By Cecilia Ijuo
The Senate has called on the Federal Government to immortalise former President Shehu Shagari by naming a national monument after him.
This followed a motion by Sen. Ibrahim Danbaba (PDP-Sokoto) and co-sponsored by eight others.
Presenting the motion, Danbaba said late Shagari who was sworn in as President on Oct.1, 1979 on the platform of National Party of Nigeria (NPN) promoted national unity.
He added that the deceased executed many projects in the agricultural, housing and industrial sectors.
“Shagari returned to his home town in 1986 and lived in the traditional house where he was born until the federal government provided him with a house in Sokoto.
“He had an unblemished public service record spanning over a period of 30 years.
“He was forthright, a nation builder and a distinguished statesman that contributed greatly to the growth and development of democracy in Nigeria,” he said.
The lawmaker said, his loss was a great loss not only to his immediate family but to the entire country.
He urged the Senate to call for a national monument to be named after him.
Contributing, other Lawmakers described the former president as a man of integrity.
Sen. Abdullahi Gumel (APC-Jigawa), described the deceased as a man of noble character, who wanted the best for the country.
The lawmaker, who said he had personal encounters with the deceased, said he was an honest man, who never allowed circumstances to distract him from his responsibilities.
Sen. Shehu Sani (PRP-Kaduna) urged Nigerian leaders to emulate his patriotism and high moral values.
“Nigerians have attested to his character, conduct and personality.
“He exemplified honesty, courage and simplicity. He lived with honour and left with honour.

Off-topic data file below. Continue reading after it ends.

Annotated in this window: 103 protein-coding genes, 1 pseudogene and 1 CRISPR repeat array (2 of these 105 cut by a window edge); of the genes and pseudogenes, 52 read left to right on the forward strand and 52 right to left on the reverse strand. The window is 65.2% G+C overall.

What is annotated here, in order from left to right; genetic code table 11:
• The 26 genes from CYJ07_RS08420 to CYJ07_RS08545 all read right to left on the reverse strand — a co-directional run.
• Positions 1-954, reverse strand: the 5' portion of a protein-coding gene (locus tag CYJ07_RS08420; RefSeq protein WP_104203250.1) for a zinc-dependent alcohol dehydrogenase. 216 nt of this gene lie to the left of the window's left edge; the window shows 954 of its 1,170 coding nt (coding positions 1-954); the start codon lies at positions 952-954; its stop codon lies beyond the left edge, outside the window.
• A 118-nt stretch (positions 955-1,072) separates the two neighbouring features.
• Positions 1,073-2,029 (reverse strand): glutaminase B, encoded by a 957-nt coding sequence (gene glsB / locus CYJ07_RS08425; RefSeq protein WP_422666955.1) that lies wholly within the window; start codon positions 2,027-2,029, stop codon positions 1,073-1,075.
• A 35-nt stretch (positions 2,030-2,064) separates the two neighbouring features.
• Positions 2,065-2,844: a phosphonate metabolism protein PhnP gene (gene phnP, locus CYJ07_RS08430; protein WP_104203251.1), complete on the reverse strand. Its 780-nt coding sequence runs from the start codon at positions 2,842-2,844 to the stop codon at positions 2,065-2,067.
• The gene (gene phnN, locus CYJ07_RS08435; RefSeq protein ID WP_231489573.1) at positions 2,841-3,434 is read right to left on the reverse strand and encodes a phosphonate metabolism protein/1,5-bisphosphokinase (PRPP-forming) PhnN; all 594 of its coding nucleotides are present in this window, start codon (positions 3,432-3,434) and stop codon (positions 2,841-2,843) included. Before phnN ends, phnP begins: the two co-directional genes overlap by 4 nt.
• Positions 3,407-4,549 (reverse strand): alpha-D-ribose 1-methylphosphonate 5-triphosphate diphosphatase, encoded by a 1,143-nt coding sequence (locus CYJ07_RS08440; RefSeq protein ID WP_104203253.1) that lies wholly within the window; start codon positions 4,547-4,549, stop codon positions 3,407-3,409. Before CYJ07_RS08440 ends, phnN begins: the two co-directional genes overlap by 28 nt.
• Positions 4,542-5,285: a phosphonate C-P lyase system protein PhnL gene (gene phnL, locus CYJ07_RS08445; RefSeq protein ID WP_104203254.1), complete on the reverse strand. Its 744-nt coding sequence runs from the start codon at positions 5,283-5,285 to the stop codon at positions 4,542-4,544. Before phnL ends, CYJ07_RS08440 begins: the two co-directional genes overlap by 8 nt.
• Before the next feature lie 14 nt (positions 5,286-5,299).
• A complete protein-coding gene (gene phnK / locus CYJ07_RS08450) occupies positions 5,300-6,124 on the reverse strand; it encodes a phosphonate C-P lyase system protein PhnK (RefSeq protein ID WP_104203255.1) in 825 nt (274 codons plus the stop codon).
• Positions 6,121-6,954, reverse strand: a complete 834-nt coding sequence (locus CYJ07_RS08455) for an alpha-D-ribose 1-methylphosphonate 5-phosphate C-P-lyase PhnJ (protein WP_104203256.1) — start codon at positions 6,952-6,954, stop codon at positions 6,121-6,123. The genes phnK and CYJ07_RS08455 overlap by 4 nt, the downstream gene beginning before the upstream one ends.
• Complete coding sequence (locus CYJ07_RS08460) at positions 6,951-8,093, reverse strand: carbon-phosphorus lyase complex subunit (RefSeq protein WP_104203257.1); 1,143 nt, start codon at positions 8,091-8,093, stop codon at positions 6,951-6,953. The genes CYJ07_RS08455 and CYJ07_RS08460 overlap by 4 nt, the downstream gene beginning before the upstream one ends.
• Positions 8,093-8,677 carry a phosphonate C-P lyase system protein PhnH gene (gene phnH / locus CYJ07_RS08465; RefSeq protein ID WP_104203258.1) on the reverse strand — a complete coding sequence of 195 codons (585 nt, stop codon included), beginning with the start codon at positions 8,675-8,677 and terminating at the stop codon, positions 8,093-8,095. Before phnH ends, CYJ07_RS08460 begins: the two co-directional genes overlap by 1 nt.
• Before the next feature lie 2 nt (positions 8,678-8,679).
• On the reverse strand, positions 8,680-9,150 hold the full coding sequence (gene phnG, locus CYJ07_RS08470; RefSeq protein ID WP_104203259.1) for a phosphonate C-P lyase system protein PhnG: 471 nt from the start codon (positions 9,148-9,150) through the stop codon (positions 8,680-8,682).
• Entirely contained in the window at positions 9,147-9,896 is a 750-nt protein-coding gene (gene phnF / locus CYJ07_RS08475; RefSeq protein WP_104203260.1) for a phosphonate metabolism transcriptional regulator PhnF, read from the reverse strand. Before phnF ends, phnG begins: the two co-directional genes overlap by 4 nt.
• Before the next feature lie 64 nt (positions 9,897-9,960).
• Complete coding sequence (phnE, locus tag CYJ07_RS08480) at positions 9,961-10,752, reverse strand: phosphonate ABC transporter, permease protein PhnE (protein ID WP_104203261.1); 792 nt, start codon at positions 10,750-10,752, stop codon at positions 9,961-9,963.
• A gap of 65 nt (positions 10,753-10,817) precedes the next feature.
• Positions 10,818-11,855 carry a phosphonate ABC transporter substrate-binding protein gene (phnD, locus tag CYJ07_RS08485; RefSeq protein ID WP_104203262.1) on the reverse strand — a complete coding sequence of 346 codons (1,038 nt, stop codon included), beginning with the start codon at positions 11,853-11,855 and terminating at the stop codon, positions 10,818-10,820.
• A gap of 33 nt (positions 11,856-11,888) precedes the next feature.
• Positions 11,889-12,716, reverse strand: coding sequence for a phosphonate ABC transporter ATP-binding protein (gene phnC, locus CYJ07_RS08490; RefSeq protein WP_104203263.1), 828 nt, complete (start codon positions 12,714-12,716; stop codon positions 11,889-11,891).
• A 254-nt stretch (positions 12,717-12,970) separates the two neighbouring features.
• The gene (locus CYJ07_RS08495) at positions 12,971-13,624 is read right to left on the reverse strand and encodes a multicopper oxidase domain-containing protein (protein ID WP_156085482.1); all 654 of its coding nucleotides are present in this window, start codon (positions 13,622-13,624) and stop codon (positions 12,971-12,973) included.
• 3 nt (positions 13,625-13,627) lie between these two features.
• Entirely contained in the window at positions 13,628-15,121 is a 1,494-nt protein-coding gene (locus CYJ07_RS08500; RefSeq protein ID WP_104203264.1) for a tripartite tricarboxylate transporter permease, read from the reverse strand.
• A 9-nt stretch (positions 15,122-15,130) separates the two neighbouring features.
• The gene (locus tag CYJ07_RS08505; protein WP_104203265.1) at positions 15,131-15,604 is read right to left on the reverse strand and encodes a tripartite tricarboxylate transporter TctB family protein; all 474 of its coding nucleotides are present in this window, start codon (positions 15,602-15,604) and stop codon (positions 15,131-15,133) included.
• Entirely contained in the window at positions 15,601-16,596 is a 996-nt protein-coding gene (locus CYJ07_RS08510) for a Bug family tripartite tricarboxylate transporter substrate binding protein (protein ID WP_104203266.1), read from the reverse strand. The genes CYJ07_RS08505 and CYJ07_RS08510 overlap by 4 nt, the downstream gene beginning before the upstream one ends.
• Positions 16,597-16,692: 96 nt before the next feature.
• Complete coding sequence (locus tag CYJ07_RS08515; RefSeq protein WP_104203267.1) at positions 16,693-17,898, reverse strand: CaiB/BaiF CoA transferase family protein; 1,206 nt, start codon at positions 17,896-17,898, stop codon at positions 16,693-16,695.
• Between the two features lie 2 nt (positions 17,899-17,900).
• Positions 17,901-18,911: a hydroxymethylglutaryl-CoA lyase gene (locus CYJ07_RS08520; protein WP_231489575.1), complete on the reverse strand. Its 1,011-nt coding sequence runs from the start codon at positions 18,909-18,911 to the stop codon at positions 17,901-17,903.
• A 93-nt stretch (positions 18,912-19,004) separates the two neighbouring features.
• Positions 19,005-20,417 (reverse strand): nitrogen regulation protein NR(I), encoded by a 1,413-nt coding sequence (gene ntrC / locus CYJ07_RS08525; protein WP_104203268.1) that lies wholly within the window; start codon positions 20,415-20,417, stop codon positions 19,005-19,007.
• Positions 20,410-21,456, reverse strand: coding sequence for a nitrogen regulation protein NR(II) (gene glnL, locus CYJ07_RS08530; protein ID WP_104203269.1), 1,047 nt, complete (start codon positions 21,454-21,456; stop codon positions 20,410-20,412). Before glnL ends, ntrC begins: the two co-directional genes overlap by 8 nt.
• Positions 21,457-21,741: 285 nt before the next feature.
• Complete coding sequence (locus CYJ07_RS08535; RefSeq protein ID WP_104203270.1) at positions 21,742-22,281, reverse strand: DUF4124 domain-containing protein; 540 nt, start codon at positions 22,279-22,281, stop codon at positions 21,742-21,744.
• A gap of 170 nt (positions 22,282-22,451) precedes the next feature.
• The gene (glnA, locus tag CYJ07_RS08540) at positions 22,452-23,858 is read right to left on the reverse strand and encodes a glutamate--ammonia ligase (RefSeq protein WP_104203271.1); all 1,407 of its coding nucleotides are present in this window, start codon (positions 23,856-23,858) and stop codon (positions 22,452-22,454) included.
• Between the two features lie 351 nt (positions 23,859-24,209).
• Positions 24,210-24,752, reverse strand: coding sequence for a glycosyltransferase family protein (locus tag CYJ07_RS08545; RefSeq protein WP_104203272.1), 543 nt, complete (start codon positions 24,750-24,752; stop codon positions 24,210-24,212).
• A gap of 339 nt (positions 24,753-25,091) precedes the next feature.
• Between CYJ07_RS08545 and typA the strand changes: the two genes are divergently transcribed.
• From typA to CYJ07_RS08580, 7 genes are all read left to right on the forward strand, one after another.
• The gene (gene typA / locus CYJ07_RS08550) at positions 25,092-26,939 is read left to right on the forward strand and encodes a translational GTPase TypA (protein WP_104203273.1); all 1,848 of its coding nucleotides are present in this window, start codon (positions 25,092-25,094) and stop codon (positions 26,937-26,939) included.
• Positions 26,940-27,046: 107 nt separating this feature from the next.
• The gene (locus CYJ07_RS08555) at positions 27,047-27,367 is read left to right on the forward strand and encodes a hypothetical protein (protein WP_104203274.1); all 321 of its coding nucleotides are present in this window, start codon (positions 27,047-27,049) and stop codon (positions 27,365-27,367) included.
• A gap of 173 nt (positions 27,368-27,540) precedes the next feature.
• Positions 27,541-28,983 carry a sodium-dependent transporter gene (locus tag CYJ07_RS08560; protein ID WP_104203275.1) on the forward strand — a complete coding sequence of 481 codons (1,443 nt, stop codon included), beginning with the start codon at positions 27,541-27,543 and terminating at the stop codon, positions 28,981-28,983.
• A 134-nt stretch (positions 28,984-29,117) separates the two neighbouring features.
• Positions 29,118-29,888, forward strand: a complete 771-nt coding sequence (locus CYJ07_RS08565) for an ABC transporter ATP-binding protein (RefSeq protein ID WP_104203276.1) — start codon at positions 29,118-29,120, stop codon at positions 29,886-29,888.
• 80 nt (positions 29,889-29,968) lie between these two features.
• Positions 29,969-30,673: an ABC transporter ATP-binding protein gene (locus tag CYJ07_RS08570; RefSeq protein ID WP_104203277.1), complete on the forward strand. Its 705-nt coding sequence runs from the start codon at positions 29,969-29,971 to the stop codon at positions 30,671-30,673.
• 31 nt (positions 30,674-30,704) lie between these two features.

“He did not make so much noise about his integrity but it was seen from his stewardship and there is a lesson we should learn from this.
“We should learn from the way second republic leaders conducted themselves in the country,” he said.
Sen. Barnabas Gemade (SDP-Benue) described Shagarai as a de-tribalised Nigerian, who gave recognition to Northern minorities.
“Shagari was an unsung hero, a shining example of simplicity and honesty.
“Nigerian Leaders should learn from his integrity and honesty and I urge my colleagues to approve these prayers especially the request to immortalise him,” Gemade said.
In his remarks, the Deputy President of the Senate, Ike Ekweremadu, who presided over plenary, said Shagari was a national leader.
“He was a nationalist without boundaries, who lived in the heart of people. He lives in the minds and heart of the people no matter where they come from.
“That must be a lesson for all of us as leaders. One of his greatest attributes was his commitment to the unity of Nigeria.
“Even when he won an election with his party, he introduced the concept of a coalition to bring about national unity and he extended hand of fellowship to other political parties.
“I think that was his greatest contribution to the unity of the country,” he said.
Ekweremadu said he was a great leader who would be missed dearly.